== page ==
months in dry dock for repairs and improvements.
That work comes at a high price close to $1 million.
Those operating the World War II ship say now is a good time to step
in and help replenish their funds.
The most visual improvement to the LST is a new coat of paint.
Other work was done on the bottom of the ship.
These repairs were much needed and now the LST needs to build its
bank account back up.
The operations manager for the LST says a federal grant covered
about $200,000 worth of repairs, but the other $800,000 or so as
well as the costs of general upkeep comes from donations from people
joining the LST memorial and from money raised by the ship's annual
That money is extremely important to keep the ship operational.
The operations manager says they ended up using over two-thirds of
the LST's account for these repairs.
He says there's still money in there for operating costs and a
cushion, but the 70-year-old ship is going to need more work down
the road, which is why they need to rebuild those funds.
"Something this old, a major repair, a lot of this stuff has to be
custom made," says John Engstrom, the LST Operations Manager. "You
can't run down to the auto parts store and get pieces and parts for
the ship. I mean, they're very hard to come by."
It will be another 5-10 years before the LST will need to dry dock
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Texas celebrates 99th birthday ahead of renovation project
by Doug Miller / KHOU 11 News
Posted on March 12, 2013 at 7:08 PM
HOUSTON -- A gray lady celebrating her 99th birthday on Tuesday
welcomed a smiling visitor who hadn’t seen her in more than 60
As he walked up her gangplank, Cosel Foster leaned against a
wheelchair for support and marveled at the sight of the U.S.S.
Texas, the retired battleship that brought him home from the Pacific
War in 1945
“I came from California back from Pearl Harbor on the last trip,”
He was a Marine, but he volunteered to work in the barber shop in
exchange for early chow and a better place to sleep.
“This is it,” he said. “And I’m here to see it.”
Of course, plenty of other people already on board had come to see
Children climbed onto the guns that helped Foster’s fellow Marines
storm the beaches of Japanese-occupied islands during World War II.
Veterans wearing baseball caps bearing military insignia taught
their grandchildren invaluable lessons of history.
“It’s something they can walk on,” said Cristal Bostain, a school
teacher who brought her daughter aboard the ship. “They can see
history instead of reading it in a book.”
Indeed, three generations of the Bostain family wandered the decks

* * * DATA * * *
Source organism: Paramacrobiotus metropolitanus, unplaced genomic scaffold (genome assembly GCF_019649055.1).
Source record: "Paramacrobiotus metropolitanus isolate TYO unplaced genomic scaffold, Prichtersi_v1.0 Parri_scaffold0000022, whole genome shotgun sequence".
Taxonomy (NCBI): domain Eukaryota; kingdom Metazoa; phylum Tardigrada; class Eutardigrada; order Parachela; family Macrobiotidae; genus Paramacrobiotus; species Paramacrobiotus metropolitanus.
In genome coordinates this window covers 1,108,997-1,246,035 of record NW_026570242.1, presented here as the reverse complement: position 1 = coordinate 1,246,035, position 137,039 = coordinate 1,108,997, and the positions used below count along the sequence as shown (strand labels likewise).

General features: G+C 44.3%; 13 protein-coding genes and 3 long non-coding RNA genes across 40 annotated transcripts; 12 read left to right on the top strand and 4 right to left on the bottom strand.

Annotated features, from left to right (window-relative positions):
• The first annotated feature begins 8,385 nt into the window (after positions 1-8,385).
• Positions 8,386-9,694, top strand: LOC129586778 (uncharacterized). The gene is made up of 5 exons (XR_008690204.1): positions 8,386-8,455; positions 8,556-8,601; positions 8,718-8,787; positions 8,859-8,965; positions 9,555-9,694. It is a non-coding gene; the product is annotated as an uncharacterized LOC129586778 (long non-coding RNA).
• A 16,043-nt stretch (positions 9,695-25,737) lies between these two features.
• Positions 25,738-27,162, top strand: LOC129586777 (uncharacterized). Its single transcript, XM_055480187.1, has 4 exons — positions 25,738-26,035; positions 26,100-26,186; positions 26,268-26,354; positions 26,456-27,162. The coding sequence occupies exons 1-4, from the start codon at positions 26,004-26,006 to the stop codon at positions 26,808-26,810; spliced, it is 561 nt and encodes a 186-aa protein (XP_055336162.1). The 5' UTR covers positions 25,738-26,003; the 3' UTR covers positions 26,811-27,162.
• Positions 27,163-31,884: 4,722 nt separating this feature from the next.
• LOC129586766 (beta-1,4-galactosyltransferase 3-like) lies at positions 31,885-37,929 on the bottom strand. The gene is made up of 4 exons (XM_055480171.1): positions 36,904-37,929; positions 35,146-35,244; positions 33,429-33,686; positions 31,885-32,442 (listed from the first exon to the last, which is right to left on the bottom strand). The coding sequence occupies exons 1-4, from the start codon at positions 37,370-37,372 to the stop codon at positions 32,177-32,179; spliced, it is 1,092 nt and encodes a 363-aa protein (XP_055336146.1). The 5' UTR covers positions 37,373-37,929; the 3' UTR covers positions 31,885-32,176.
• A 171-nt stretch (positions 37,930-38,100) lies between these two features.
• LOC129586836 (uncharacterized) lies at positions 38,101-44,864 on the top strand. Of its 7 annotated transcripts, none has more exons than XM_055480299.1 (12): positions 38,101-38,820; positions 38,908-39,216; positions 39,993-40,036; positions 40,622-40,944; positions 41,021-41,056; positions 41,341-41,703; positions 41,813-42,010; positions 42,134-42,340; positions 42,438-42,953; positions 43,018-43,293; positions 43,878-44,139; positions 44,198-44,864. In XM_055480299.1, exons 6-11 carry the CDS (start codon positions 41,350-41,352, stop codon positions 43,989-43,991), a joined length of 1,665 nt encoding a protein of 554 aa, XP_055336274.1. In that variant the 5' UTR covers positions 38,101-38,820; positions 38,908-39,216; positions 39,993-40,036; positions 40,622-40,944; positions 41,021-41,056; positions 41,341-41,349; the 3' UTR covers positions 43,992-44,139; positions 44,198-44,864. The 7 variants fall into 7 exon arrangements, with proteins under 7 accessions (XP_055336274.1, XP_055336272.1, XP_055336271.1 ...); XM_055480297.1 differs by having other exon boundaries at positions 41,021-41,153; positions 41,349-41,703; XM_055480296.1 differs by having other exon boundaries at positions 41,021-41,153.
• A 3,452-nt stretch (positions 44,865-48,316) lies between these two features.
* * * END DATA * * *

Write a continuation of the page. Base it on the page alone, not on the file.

of the Battleship Texas on the 99th anniversary of her
“The kids are having a ball,” said Pat Bastain, whose grandchildren
scurried around the ship. “They love to do stuff like this.”
An old ship that hasn’t fired its guns in decades still has a place
in this world. The U.S.S. Texas, a veteran of two world wars, has
spent the decades since the
Japanese surrendered docked next to the San Jacinto Battleground, a
floating monument to the nation’s naval heritage.
Uniformed state workers and dedicated volunteers spend their days
wandering the decks telling tourists about her past. The Battleship
Texas, they remind visitors, fired its huge guns off the coasts of
on D-Day and shelled the shores of Iwo Jima and
She’s a giant museum piece now and, sadly, she’s showing her age.
Rust and patches scar the ship’s hull along the waterline, evidence
of the startling incident a few months back when the ship took on so
much water she began listing to one side.
Even Cosel Foster, who’s 88 years old, can tell the 99-year-old ship
that brought him back from the Pacific needs a lot of work
“Well, it needs some maintenance, I think,” he said.
At long last, the work is about to begin.
Next month, the Texas
Parks and Wildlife
Department has announced, contractors will begin the first major
structural repairs on the Battleship Texas in 20 years. The $17.5
million contract went to Taylor Marine of
Beaufort, S.C., which recently replaced part of the
steel hull of the Battleship North Carolina.
“She was in commission 36 years, served her country well,” said
Winnie Trippet, the curator of the Battleship Texas for the Texas Parks
and Wildlife Department. “And you know, usually the Navy takes her
ships to dry-dock every two to five years, and she hasn’t been in
Most of the work will happen below decks where the public is not
allowed. Officials say tourists will still be able to visit the ship
and should see only minor disruptions while the repairs are
The work was made possible by a bond issue approved by Texas voters in 2008. But officials say they
may need even more money to carry out the ambitious plan to
eventually dry berth the
on her current site.
“That’s great,” said Cristal Bostain, watching her children run
around the ship’s deck. “They need to renovate it and keep history
alive. They say history is going to repeat itself, so keep it